Ananya B. Sai


A Tutorial on Evaluation Metrics used in Natural Language Generation
Mitesh M. Khapra | Ananya B. Sai
Proceedings of the 2021 Conference of the North American Chapter of the Association for Computational Linguistics: Human Language Technologies: Tutorials

The advent of Deep Learning and the availability of large scale datasets has accelerated research on Natural Language Generation with a focus on newer tasks and better models. With such rapid progress, it is vital to assess the extent of scientific progress made and identify the areas/components that need improvement. To accomplish this in an automatic and reliable manner, the NLP community has actively pursued the development of automatic evaluation metrics. Especially in the last few years, there has been an increasing focus on evaluation metrics, with several criticisms of existing metrics and proposals for several new metrics. This tutorial presents the evolution of automatic evaluation metrics to their current state along with the emerging trends in this field by specifically addressing the following questions: (i) What makes NLG evaluation challenging? (ii) Why do we need automatic evaluation metrics? (iii) What are the existing automatic evaluation metrics and how can they be organised in a coherent taxonomy? (iv) What are the criticisms and shortcomings of existing metrics? (v) What are the possible future directions of research?

Perturbation CheckLists for Evaluating NLG Evaluation Metrics
Ananya B. Sai | Tanay Dixit | Dev Yashpal Sheth | Sreyas Mohan | Mitesh M. Khapra
Proceedings of the 2021 Conference on Empirical Methods in Natural Language Processing

Natural Language Generation (NLG) evaluation is a multifaceted task requiring assessment of multiple desirable criteria, e.g., fluency, coherency, coverage, relevance, adequacy, overall quality, etc. Across existing datasets for 6 NLG tasks, we observe that the human evaluation scores on these multiple criteria are often not correlated. For example, there is a very low correlation between human scores on fluency and data coverage for the task of structured data to text generation. This suggests that the current recipe of proposing new automatic evaluation metrics for NLG by showing that they correlate well with scores assigned by humans for a single criteria (overall quality) alone is inadequate. Indeed, our extensive study involving 25 automatic evaluation metrics across 6 different tasks and 18 different evaluation criteria shows that there is no single metric which correlates well with human scores on all desirable criteria, for most NLG tasks. Given this situation, we propose CheckLists for better design and evaluation of automatic metrics. We design templates which target a specific criteria (e.g., coverage) and perturb the output such that the quality gets affected only along this specific criteria (e.g., the coverage drops). We show that existing evaluation metrics are not robust against even such simple perturbations and disagree with scores assigned by humans to the perturbed output. The proposed templates thus allow for a fine-grained assessment of automatic evaluation metrics exposing their limitations and will facilitate better design, analysis and evaluation of such metrics. Our templates and code are available at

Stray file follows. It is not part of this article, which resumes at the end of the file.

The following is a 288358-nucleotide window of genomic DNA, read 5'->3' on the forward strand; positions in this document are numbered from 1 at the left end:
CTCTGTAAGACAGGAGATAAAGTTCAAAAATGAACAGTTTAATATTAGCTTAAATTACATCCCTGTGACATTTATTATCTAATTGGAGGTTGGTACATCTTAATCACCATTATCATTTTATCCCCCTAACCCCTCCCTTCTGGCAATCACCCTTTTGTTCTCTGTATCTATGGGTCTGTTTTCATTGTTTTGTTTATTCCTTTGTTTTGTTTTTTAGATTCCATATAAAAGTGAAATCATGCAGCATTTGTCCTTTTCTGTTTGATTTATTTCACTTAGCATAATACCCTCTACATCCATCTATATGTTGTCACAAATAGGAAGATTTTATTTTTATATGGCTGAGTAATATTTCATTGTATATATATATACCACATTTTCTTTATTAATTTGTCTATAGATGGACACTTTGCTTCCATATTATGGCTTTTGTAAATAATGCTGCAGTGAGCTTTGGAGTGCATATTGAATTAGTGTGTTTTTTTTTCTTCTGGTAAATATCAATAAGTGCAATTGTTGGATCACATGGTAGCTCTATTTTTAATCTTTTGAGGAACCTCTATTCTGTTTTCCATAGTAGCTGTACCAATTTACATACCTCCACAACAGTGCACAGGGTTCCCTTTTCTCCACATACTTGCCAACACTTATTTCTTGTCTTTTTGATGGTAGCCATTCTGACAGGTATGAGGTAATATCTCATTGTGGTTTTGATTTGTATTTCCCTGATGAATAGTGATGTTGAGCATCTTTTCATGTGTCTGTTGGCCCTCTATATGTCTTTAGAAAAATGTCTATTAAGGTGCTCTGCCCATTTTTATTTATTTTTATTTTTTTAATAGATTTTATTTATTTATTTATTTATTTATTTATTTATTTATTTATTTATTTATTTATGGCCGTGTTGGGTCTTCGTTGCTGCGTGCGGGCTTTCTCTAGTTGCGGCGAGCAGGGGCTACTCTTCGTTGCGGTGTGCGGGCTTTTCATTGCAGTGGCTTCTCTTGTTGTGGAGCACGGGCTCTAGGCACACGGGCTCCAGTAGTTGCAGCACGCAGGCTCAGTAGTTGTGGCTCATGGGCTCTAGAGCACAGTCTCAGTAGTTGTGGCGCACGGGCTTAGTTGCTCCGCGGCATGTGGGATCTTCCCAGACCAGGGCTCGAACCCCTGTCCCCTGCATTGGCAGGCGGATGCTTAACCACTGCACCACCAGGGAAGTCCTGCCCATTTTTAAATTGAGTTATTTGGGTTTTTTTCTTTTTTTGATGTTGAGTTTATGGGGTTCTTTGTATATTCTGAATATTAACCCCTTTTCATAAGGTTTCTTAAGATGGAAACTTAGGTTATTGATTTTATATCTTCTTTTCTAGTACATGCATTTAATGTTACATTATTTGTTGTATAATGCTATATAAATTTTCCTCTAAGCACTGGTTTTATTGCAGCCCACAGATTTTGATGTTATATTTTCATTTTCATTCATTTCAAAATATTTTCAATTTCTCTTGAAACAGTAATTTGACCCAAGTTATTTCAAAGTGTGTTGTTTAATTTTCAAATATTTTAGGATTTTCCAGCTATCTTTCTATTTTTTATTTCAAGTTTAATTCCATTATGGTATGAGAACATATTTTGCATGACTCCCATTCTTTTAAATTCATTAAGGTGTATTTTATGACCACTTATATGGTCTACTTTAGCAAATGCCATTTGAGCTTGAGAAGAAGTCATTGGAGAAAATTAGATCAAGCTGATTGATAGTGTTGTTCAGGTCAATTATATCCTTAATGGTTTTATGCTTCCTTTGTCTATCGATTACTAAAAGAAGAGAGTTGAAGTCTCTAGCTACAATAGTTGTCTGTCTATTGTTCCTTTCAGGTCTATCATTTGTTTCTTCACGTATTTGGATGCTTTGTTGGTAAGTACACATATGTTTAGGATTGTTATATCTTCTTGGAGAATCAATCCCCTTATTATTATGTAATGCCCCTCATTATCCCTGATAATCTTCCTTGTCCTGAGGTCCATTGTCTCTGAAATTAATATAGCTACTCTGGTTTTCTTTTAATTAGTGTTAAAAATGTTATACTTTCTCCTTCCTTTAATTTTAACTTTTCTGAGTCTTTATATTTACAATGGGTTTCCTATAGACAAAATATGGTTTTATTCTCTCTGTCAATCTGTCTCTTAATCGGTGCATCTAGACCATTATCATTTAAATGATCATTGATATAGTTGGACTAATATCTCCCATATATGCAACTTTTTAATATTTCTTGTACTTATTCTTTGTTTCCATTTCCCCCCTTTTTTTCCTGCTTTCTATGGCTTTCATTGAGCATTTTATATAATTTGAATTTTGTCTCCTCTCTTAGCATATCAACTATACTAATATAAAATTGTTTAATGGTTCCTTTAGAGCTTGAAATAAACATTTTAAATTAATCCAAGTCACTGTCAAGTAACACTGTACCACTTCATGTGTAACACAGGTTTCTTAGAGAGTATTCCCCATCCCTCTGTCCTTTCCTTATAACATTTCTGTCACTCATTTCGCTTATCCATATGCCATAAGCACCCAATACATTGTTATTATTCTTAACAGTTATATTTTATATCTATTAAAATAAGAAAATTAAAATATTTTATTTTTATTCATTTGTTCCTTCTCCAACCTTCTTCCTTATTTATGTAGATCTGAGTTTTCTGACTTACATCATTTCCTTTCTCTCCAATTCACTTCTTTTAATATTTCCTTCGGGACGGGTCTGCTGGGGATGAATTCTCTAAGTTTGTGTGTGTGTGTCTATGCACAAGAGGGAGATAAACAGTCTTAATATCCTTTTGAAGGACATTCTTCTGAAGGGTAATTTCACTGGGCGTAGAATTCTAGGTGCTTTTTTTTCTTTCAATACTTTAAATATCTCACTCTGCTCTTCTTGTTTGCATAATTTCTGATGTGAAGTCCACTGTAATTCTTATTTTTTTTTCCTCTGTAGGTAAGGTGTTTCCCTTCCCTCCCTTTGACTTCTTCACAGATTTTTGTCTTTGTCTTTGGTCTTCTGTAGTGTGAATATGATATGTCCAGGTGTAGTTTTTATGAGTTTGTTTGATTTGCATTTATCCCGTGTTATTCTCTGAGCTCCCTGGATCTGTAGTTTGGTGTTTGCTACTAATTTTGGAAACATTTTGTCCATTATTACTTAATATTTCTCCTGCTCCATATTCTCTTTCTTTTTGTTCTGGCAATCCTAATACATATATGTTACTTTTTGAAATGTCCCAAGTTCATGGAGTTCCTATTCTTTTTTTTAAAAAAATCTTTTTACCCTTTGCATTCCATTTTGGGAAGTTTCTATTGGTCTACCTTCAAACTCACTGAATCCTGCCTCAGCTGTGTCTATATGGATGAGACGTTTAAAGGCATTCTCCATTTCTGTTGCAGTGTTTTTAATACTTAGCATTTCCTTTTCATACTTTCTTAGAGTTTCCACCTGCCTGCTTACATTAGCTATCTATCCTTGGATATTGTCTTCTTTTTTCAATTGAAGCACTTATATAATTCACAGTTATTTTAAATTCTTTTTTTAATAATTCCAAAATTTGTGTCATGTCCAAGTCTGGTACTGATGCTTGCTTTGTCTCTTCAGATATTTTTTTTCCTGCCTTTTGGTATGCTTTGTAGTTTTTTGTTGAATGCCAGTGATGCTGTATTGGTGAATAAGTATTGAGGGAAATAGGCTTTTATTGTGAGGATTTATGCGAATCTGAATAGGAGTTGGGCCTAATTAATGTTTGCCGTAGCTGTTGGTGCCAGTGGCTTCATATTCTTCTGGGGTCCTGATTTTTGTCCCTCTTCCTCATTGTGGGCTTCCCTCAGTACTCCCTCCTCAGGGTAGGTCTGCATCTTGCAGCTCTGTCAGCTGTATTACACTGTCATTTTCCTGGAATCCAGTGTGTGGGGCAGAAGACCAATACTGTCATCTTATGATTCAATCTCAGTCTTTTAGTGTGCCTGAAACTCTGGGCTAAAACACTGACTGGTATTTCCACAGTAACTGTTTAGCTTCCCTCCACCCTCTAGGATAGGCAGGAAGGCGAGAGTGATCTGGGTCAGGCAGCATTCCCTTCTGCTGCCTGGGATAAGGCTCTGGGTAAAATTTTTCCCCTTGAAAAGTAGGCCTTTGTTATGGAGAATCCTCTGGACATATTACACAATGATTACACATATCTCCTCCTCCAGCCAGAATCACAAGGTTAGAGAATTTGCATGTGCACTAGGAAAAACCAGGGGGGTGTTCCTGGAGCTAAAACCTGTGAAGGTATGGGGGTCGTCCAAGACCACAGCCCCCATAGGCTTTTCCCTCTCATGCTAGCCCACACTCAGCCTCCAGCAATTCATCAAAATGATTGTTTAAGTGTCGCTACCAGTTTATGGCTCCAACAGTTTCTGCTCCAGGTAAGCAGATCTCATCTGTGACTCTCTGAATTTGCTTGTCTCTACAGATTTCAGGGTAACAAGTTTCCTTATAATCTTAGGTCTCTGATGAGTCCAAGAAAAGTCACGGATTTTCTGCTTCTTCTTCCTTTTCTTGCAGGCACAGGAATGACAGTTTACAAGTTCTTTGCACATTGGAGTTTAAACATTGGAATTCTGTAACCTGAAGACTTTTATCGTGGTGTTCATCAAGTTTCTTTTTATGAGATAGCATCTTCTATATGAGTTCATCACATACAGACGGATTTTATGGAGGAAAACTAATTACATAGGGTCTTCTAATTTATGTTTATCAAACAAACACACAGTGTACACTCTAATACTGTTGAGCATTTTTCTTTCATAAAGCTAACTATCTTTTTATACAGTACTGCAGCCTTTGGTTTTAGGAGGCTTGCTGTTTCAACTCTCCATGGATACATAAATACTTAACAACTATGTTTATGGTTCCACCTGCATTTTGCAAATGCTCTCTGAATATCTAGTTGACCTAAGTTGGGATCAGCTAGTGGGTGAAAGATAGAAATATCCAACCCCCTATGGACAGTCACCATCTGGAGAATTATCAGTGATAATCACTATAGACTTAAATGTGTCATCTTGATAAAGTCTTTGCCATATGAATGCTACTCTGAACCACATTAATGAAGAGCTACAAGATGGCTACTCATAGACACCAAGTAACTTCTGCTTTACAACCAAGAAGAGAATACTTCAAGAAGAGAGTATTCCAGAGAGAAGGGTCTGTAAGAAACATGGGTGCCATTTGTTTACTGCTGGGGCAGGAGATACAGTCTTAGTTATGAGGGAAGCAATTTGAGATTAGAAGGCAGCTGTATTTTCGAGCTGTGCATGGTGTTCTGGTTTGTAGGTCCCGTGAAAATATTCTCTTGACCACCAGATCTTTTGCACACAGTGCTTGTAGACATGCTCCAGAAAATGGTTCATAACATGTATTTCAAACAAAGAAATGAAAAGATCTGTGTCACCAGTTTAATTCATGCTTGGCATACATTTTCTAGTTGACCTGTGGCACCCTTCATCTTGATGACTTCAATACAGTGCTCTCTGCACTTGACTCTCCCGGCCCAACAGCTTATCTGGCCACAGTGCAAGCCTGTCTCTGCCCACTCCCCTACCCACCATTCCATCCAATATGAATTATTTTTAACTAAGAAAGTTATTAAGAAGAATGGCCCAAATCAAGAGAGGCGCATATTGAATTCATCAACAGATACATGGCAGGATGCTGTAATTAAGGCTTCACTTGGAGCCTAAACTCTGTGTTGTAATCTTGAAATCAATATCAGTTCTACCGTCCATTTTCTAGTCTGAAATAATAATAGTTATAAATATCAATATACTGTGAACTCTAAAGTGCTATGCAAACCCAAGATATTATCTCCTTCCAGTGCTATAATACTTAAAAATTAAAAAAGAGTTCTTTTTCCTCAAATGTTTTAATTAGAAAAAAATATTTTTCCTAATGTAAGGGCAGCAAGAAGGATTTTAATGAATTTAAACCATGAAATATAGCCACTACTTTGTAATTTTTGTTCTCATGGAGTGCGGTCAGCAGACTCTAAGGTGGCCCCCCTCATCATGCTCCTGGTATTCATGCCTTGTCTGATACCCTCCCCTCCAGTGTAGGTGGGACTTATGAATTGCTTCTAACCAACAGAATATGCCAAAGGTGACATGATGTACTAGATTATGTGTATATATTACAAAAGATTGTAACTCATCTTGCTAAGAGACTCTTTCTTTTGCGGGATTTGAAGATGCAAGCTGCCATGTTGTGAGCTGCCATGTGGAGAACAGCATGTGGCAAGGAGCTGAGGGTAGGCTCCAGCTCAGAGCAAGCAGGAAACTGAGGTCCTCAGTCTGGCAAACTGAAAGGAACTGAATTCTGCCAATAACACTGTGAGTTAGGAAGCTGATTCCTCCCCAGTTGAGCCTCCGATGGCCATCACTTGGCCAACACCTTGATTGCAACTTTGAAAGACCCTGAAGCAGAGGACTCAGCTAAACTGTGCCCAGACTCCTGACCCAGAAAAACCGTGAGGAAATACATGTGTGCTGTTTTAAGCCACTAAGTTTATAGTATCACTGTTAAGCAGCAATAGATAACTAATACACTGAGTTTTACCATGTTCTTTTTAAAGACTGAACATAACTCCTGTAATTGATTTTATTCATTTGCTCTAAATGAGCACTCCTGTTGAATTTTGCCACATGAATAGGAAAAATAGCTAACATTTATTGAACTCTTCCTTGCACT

Improving Dialog Evaluation with a Multi-reference Adversarial Dataset and Large Scale Pretraining
Ananya B. Sai | Akash Kumar Mohankumar | Siddhartha Arora | Mitesh M. Khapra
Transactions of the Association for Computational Linguistics, Volume 8

There is an increasing focus on model-based dialog evaluation metrics such as ADEM, RUBER, and the more recent BERT-based metrics. These models aim to assign a high score to all relevant responses and a low score to all irrelevant responses. Ideally, such models should be trained using multiple relevant and irrelevant responses for any given context. However, no such data is publicly available, and hence existing models are usually trained using a single relevant response and multiple randomly selected responses from other contexts (random negatives). To allow for better training and robust evaluation of model-based metrics, we introduce the DailyDialog++ dataset, consisting of (i) five relevant responses for each context and (ii) five adversarially crafted irrelevant responses for each context. Using this dataset, we first show that even in the presence of multiple correct references, n-gram based metrics and embedding based metrics do not perform well at separating relevant responses from even random negatives. While model-based metrics perform better than n-gram and embedding based metrics on random negatives, their performance drops substantially when evaluated on adversarial examples. To check if large scale pretraining could help, we propose a new BERT-based evaluation metric called DEB, which is pretrained on 727M Reddit conversations and then finetuned on our dataset. DEB significantly outperforms existing models, showing better correlation with human judgments and better performance on random negatives (88.27% accuracy). However, its performance again drops substantially when evaluated on adversarial responses, thereby highlighting that even large-scale pretrained evaluation models are not robust to the adversarial examples in our dataset. The dataset1 and code2 are publicly available.